October data shows economy cooling further, need for
more policy support
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[November 13, 2014]
By Xiaoyi Shao and Kevin Yao
BEIJING (Reuters) - China's economy lost
further momentum in October, with factory growth dipping and investment
growth hitting a near 13-year low, testing the government's resolve to
avoid stronger stimulus measures.
The soft performance cemented the view that China is on track to
grow at its weakest pace in 24 years. But leaders remain reluctant
to use full-blown policy easing, such as cutting interest rates.
Fixed-asset investment, an important driver of growth, grew 15.9
percent in the first 10 months of the year from a year ago, the
National Bureau of Statistics said on Thursday. That was the weakest
pace since December 2001.
October factory output rose 7.7 percent, which was higher that
August's 6.9 percent but below forecasts and the second weakest pace
since the height of the global financial crisis.
November's reading could be weaker still, as many factories in
northern China shut early in the month to reduce air pollution as
Asia-Pacific leaders met in Beijing.
"All three activity indicators weakened moderately, suggesting the
downward trend in GDP growth has not been arrested yet. I would
expect growth to be lower in the fourth quarter than in the third
quarter," said Shuang Ding, an economist at Citi in Hong Kong.
He said industrial production of 7.7 percent roughly corresponded to
economic growth of 7.1 percent.
Despite a raft of stimulus measures, China's growth slowed to 7.3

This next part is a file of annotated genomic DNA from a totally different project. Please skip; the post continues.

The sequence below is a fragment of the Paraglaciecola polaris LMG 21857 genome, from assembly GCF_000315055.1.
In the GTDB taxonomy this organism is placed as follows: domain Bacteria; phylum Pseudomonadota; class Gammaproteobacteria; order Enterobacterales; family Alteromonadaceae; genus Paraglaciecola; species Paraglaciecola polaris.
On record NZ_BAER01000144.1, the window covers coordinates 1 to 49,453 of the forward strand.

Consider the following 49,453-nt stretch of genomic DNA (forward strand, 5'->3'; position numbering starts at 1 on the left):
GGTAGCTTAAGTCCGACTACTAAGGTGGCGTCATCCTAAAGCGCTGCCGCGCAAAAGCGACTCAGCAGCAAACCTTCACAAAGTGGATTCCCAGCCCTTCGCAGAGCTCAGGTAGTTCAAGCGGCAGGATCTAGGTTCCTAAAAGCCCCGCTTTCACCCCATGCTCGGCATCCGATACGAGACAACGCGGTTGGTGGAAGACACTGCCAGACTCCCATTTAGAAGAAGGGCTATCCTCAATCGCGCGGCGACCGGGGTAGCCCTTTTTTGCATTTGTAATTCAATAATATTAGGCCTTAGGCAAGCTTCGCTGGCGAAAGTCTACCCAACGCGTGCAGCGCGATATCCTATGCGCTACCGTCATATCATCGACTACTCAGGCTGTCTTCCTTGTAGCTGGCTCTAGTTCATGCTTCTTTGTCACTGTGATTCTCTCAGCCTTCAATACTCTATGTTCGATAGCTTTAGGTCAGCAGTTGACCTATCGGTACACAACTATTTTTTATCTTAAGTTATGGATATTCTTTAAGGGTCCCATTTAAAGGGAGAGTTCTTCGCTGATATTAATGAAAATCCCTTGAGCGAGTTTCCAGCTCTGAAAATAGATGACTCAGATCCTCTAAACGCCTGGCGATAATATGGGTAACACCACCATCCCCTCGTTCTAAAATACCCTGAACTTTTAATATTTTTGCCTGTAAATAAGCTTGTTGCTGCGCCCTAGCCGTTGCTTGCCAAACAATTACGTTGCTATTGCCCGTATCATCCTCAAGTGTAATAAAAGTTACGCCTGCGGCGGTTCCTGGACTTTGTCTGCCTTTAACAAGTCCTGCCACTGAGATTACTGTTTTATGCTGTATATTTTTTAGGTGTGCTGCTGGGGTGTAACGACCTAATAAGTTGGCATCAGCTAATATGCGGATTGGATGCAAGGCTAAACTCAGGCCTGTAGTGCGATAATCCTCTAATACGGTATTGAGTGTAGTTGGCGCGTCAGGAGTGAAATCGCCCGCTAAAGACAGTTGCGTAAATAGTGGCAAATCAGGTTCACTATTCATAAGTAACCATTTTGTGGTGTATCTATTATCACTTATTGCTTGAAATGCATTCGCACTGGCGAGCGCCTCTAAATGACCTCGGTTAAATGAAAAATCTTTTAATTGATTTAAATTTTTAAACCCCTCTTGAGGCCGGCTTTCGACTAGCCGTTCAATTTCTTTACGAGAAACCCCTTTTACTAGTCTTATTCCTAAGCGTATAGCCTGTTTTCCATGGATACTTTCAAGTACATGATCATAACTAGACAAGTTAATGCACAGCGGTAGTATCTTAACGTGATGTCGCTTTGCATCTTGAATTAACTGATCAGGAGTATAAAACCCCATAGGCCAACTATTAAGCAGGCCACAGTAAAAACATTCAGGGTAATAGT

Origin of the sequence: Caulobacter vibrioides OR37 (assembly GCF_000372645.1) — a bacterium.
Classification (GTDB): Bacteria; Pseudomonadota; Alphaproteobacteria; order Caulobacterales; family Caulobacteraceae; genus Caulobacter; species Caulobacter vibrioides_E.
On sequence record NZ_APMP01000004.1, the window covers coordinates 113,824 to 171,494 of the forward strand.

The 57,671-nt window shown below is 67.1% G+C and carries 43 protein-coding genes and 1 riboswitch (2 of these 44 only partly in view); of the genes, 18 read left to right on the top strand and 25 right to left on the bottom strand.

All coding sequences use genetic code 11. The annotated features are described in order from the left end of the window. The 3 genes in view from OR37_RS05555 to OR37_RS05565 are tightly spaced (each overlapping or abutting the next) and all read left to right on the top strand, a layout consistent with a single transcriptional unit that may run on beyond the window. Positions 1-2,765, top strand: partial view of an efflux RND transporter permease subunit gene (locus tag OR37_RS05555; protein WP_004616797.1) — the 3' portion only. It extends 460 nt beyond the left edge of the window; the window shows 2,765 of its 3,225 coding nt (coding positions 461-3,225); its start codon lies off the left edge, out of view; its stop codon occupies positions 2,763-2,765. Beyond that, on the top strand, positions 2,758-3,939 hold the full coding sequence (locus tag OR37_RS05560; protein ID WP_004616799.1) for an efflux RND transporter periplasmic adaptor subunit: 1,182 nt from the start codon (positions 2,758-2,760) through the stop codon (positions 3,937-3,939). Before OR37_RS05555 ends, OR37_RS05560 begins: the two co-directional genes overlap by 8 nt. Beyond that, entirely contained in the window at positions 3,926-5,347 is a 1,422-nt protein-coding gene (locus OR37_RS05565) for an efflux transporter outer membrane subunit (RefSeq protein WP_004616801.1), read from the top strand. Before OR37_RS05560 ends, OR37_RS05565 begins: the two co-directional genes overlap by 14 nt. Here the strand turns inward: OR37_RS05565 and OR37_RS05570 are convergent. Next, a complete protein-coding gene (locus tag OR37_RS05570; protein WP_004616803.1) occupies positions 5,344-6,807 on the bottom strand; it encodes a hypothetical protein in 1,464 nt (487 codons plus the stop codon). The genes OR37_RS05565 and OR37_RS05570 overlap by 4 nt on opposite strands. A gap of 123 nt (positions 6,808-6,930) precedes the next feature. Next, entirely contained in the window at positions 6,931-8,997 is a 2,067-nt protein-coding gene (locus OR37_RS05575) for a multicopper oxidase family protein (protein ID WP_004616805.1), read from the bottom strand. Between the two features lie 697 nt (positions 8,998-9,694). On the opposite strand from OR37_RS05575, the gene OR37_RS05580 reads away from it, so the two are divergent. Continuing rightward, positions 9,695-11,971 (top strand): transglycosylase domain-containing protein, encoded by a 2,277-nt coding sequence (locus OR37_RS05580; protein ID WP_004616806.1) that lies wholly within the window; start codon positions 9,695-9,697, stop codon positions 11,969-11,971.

percent in the third quarter, the weakest since the global financial
October retail sales growth eased to 11.5 percent, the slowest pace
since early 2006.
The anti-corruption drive spearheaded by President Xi Jinping has
hit sales of luxury goods and expensive dining and also cooled down
a craze among local governments to launch new investment projects.
Economists polled by Reuters had forecast retail sales and
industrial output to rise 11.6 percent and 8.0 percent, while fixed
asset investment was seen up 15.9 percent.
ROOM FOR POLICY EASING
Other data this week showed inflation remained near a five-year low,
highlighting sluggish domestic demand but leaving room for more
policy support measures.
"The easing bias remains. The People's Bank of China may roll over
the MLF (medium-term lending facility) in coming months to ensure a
stable supply of money, but I don't think there will be a big
stimulus," said Zhou Hao at ANZ in Shanghai.
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Analysts believe more support may be needed to offset the drag from
the cooling housing market, but are divided over whether Beijing
will take more forceful action such as cutting interest rates unless
there is a risk of a sharper slowdown.
A massive stimulus program during the global financial crisis left a
legacy of inflationary pressures and heavy debt.
Growth in real estate investment, which affects about 40 other
industries in China, cooled to 12.4 percent in the first 10 months
of 2014 from a year earlier.
New construction continued to fall, but a slump in property sales
showing signs of easing as banks quickened mortgage approvals and
offered better rates to some buyers.
Still, analysts doubted whether government moves in September to
lower mortgage rates would stem the slide as a glut of unsold units
hangs over the market. Many see the sector remaining weak well into
The central bank, which pumped 769.5 billion yuan ($125 billion)
worth of three-month loans into banks in September and October, has
pledged to keep its policy stance accommodative but stressed it will
not flood markets with cash.
Chinese leaders have repeatedly flagged they tolerate slower
economic growth as long as the job market remains strong.
(Additional reporting Jake Spring and Koh Gui Qing; Editing by Kim
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